During the fellowship period, Seminar Faculty Leader Yarimar Bonilla will build and extend The Puerto Rico Syllabus (https://puertoricosyllabus.com/ ), a digital resource for critical thinking and teaching about the Puerto Rican Debt Crisis. Through the organization of study groups, teach outs, performances, and other public events, The #PRSyllabus will promote and strengthen forms of public engagement around this digital project. At the same time, Bonilla will work to create dialog among other hashtag/public syllabi initiatives in order to produce a digital white paper on best practices and forms of evaluation for these kinds of efforts.

Goals of the PR Syllabus

How to Use the Syllabus

The materials gathered help place the current moment within the larger political, social, and economic history of this U.S. territory and illuminate how both the crisis and its proposed solutions are impacting the daily lives of millions of Puerto Ricans both within the territory and across its growing diaspora.

Each topic has a few key texts along with some primary documents, multimedia, and suggestions for further reading. We’ve included texts in both English and Spanish to make this syllabus as accessible as possible, and are working towards a fully bilingual version.

We realize that the topic of debt is intimidating for many, so we’ve sought to provide a carefully curated portal with various points of entry, along with a longer extended bibliography that continues to grow with your suggestions. We hope these materials can help make sense of a context which is yet to be fully historicized and analyzed. As events continue to unfold, we expect this syllabus to evolve; we welcome suggestions via our contact form or using the hashtag #PRSyllabus on Facebook, Twitter, and other social media sites.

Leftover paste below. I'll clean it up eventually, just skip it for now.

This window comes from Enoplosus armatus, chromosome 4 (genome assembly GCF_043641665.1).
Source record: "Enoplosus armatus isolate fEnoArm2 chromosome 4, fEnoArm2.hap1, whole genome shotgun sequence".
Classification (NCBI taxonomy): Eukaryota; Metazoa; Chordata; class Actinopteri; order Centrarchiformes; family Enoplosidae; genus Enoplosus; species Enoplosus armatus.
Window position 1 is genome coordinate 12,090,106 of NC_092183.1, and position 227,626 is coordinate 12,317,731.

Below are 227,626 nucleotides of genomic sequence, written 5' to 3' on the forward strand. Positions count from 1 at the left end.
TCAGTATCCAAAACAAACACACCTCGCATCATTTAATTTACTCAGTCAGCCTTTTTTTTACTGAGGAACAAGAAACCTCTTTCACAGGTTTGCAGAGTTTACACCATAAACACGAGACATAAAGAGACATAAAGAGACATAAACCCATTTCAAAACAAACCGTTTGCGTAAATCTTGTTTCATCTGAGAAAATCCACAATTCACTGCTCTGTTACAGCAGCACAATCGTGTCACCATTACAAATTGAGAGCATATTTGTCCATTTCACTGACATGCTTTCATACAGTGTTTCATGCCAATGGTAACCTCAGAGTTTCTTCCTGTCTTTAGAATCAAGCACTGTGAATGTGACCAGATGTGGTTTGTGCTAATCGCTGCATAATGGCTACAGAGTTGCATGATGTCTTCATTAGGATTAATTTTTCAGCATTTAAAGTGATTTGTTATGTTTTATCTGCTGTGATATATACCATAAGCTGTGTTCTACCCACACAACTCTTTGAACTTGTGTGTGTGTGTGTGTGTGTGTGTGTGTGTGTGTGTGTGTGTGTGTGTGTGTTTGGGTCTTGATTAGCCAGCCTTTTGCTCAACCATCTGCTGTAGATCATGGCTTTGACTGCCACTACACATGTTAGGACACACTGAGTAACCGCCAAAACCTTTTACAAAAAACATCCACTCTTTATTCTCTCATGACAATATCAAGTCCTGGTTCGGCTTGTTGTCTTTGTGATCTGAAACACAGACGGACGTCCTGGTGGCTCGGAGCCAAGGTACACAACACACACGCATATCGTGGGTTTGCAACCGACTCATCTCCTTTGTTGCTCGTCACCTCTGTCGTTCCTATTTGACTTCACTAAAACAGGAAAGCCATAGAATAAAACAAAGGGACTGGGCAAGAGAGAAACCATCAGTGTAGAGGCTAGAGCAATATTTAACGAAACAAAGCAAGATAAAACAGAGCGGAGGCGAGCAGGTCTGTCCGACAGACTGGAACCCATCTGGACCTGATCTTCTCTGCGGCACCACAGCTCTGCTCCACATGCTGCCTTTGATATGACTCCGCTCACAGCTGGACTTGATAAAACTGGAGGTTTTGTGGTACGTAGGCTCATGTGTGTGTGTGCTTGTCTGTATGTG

Explore the PR Syllabus:

Aftershocks of Disaster film

Dr. Yarimar Bonilla, co-editor of the book Aftershocks of Disaster: Puerto Rico Before and After the Storm (Haymarket, 2019) travels through Puerto Rico to interview journalists, poets, photographers, visual artists, and co​community activists in this documentary film Aftershocks of Disaster. Aftershocks of Disaster explores the ongoing "aftershocks" experienced by Puerto Ricans in the wake of Hurricane María, including state failure, social abandonment and disaster capitalism.

The film, which emerged from the book by Dr. Yarimar Bonilla and directed with Juan Carlos Dávila, has a new website which includes resources, teaching materials, and a discussion guide on how to use the film as a pedagogical and community organizing tool.